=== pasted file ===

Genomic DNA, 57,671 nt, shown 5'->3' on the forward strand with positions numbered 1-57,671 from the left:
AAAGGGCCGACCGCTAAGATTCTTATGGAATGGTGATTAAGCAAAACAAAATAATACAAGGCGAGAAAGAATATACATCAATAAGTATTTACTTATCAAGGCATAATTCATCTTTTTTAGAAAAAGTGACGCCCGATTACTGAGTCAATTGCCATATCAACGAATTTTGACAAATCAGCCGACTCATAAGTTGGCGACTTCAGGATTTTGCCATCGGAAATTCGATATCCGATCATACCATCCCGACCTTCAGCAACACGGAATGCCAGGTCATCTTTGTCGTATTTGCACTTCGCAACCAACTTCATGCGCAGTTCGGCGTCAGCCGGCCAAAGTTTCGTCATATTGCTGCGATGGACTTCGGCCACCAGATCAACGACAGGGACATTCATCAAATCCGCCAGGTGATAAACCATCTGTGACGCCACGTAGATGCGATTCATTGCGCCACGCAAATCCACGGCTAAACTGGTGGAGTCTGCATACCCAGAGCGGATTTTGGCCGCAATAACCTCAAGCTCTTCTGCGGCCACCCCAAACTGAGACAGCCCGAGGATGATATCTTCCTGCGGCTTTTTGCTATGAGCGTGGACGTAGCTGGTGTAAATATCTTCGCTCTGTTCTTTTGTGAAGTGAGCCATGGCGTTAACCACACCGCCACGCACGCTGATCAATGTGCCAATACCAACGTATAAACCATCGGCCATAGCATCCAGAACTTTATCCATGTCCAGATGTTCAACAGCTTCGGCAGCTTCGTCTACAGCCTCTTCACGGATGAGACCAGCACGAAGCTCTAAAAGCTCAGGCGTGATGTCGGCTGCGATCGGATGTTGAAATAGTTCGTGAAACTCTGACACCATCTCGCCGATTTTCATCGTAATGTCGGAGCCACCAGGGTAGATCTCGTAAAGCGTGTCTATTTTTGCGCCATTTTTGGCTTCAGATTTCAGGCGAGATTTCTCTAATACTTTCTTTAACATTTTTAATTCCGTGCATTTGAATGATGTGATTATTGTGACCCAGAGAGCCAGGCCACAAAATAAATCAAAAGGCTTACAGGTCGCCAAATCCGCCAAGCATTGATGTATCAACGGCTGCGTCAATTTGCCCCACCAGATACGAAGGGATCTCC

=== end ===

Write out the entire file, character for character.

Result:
Genomic DNA, 57,671 nt, shown 5'->3' on the forward strand with positions numbered 1-57,671 from the left:
AAAGGGCCGACCGCTAAGATTCTTATGGAATGGTGATTAAGCAAAACAAAATAATACAAGGCGAGAAAGAATATACATCAATAAGTATTTACTTATCAAGGCATAATTCATCTTTTTTAGAAAAAGTGACGCCCGATTACTGAGTCAATTGCCATATCAACGAATTTTGACAAATCAGCCGACTCATAAGTTGGCGACTTCAGGATTTTGCCATCGGAAATTCGATATCCGATCATACCATCCCGACCTTCAGCAACACGGAATGCCAGGTCATCTTTGTCGTATTTGCACTTCGCAACCAACTTCATGCGCAGTTCGGCGTCAGCCGGCCAAAGTTTCGTCATATTGCTGCGATGGACTTCGGCCACCAGATCAACGACAGGGACATTCATCAAATCCGCCAGGTGATAAACCATCTGTGACGCCACGTAGATGCGATTCATTGCGCCACGCAAATCCACGGCTAAACTGGTGGAGTCTGCATACCCAGAGCGGATTTTGGCCGCAATAACCTCAAGCTCTTCTGCGGCCACCCCAAACTGAGACAGCCCGAGGATGATATCTTCCTGCGGCTTTTTGCTATGAGCGTGGACGTAGCTGGTGTAAATATCTTCGCTCTGTTCTTTTGTGAAGTGAGCCATGGCGTTAACCACACCGCCACGCACGCTGATCAATGTGCCAATACCAACGTATAAACCATCGGCCATAGCATCCAGAACTTTATCCATGTCCAGATGTTCAACAGCTTCGGCAGCTTCGTCTACAGCCTCTTCACGGATGAGACCAGCACGAAGCTCTAAAAGCTCAGGCGTGATGTCGGCTGCGATCGGATGTTGAAATAGTTCGTGAAACTCTGACACCATCTCGCCGATTTTCATCGTAATGTCGGAGCCACCAGGGTAGATCTCGTAAAGCGTGTCTATTTTTGCGCCATTTTTGGCTTCAGATTTCAGGCGAGATTTCTCTAATACTTTCTTTAACATTTTTAATTCCGTGCATTTGAATGATGTGATTATTGTGACCCAGAGAGCCAGGCCACAAAATAAATCAAAAGGCTTACAGGTCGCCAAATCCGCCAAGCATTGATGTATCAACGGCTGCGTCAATTTGCCCCACCAGATACGAAGGGATCTCC